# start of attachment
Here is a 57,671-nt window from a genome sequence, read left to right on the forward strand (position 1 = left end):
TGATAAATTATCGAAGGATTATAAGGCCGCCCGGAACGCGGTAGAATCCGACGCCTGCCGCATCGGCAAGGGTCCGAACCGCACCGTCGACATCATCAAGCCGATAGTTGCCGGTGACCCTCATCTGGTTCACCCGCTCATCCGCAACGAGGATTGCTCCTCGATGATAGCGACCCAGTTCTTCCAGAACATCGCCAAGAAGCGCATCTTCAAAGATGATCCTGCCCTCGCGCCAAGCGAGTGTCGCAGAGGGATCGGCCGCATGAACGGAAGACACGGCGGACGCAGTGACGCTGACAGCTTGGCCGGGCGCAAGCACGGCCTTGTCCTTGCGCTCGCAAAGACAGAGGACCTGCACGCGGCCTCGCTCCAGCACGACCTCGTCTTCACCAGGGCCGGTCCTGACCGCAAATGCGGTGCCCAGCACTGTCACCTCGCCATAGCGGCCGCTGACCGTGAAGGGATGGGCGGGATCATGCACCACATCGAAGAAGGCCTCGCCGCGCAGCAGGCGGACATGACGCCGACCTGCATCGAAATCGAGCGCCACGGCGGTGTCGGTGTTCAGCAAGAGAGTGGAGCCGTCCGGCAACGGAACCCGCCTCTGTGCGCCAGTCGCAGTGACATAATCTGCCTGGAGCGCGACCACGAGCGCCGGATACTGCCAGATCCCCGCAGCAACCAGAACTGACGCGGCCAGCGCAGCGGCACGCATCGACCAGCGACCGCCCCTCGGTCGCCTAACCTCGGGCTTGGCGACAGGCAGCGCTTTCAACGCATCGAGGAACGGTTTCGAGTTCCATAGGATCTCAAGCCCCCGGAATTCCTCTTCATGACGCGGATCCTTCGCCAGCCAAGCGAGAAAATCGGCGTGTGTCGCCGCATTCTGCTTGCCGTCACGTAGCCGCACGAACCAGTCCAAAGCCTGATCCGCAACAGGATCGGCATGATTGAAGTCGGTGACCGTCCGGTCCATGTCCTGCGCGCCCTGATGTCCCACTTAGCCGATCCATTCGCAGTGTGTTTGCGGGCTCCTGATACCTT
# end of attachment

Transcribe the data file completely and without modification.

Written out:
Here is a 57,671-nt window from a genome sequence, read left to right on the forward strand (position 1 = left end):
TGATAAATTATCGAAGGATTATAAGGCCGCCCGGAACGCGGTAGAATCCGACGCCTGCCGCATCGGCAAGGGTCCGAACCGCACCGTCGACATCATCAAGCCGATAGTTGCCGGTGACCCTCATCTGGTTCACCCGCTCATCCGCAACGAGGATTGCTCCTCGATGATAGCGACCCAGTTCTTCCAGAACATCGCCAAGAAGCGCATCTTCAAAGATGATCCTGCCCTCGCGCCAAGCGAGTGTCGCAGAGGGATCGGCCGCATGAACGGAAGACACGGCGGACGCAGTGACGCTGACAGCTTGGCCGGGCGCAAGCACGGCCTTGTCCTTGCGCTCGCAAAGACAGAGGACCTGCACGCGGCCTCGCTCCAGCACGACCTCGTCTTCACCAGGGCCGGTCCTGACCGCAAATGCGGTGCCCAGCACTGTCACCTCGCCATAGCGGCCGCTGACCGTGAAGGGATGGGCGGGATCATGCACCACATCGAAGAAGGCCTCGCCGCGCAGCAGGCGGACATGACGCCGACCTGCATCGAAATCGAGCGCCACGGCGGTGTCGGTGTTCAGCAAGAGAGTGGAGCCGTCCGGCAACGGAACCCGCCTCTGTGCGCCAGTCGCAGTGACATAATCTGCCTGGAGCGCGACCACGAGCGCCGGATACTGCCAGATCCCCGCAGCAACCAGAACTGACGCGGCCAGCGCAGCGGCACGCATCGACCAGCGACCGCCCCTCGGTCGCCTAACCTCGGGCTTGGCGACAGGCAGCGCTTTCAACGCATCGAGGAACGGTTTCGAGTTCCATAGGATCTCAAGCCCCCGGAATTCCTCTTCATGACGCGGATCCTTCGCCAGCCAAGCGAGAAAATCGGCGTGTGTCGCCGCATTCTGCTTGCCGTCACGTAGCCGCACGAACCAGTCCAAAGCCTGATCCGCAACAGGATCGGCATGATTGAAGTCGGTGACCGTCCGGTCCATGTCCTGCGCGCCCTGATGTCCCACTTAGCCGATCCATTCGCAGTGTGTTTGCGGGCTCCTGATACCTT